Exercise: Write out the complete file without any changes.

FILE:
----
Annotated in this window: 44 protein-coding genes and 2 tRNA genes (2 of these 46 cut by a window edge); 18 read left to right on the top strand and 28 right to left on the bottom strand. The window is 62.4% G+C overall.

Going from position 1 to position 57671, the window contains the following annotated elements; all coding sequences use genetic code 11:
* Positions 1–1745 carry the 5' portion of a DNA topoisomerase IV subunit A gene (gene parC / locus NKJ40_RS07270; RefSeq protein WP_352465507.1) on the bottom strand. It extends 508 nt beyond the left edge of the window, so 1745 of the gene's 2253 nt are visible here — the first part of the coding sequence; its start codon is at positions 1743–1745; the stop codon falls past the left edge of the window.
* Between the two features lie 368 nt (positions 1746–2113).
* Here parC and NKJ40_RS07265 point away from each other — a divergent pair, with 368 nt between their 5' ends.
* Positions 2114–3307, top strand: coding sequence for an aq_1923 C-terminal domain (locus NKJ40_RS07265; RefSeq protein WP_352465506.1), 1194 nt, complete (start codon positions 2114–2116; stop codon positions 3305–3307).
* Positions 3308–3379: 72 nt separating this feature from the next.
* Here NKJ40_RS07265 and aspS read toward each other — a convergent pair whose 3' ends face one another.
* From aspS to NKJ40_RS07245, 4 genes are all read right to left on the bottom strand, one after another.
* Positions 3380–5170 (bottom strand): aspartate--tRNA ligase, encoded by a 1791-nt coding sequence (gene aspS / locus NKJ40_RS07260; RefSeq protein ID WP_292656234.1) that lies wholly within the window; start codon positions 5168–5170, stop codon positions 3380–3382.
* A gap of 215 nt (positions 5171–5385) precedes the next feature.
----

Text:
Annotated in this window: 44 protein-coding genes and 2 tRNA genes (2 of these 46 cut by a window edge); 18 read left to right on the top strand and 28 right to left on the bottom strand. The window is 62.4% G+C overall.

Going from position 1 to position 57671, the window contains the following annotated elements; all coding sequences use genetic code 11:
* Positions 1–1745 carry the 5' portion of a DNA topoisomerase IV subunit A gene (gene parC / locus NKJ40_RS07270; RefSeq protein WP_352465507.1) on the bottom strand. It extends 508 nt beyond the left edge of the window, so 1745 of the gene's 2253 nt are visible here — the first part of the coding sequence; its start codon is at positions 1743–1745; the stop codon falls past the left edge of the window.
* Between the two features lie 368 nt (positions 1746–2113).
* Here parC and NKJ40_RS07265 point away from each other — a divergent pair, with 368 nt between their 5' ends.
* Positions 2114–3307, top strand: coding sequence for an aq_1923 C-terminal domain (locus NKJ40_RS07265; RefSeq protein WP_352465506.1), 1194 nt, complete (start codon positions 2114–2116; stop codon positions 3305–3307).
* Positions 3308–3379: 72 nt separating this feature from the next.
* Here NKJ40_RS07265 and aspS read toward each other — a convergent pair whose 3' ends face one another.
* From aspS to NKJ40_RS07245, 4 genes are all read right to left on the bottom strand, one after another.
* Positions 3380–5170 (bottom strand): aspartate--tRNA ligase, encoded by a 1791-nt coding sequence (gene aspS / locus NKJ40_RS07260; RefSeq protein ID WP_292656234.1) that lies wholly within the window; start codon positions 5168–5170, stop codon positions 3380–3382.
* A gap of 215 nt (positions 5171–5385) precedes the next feature.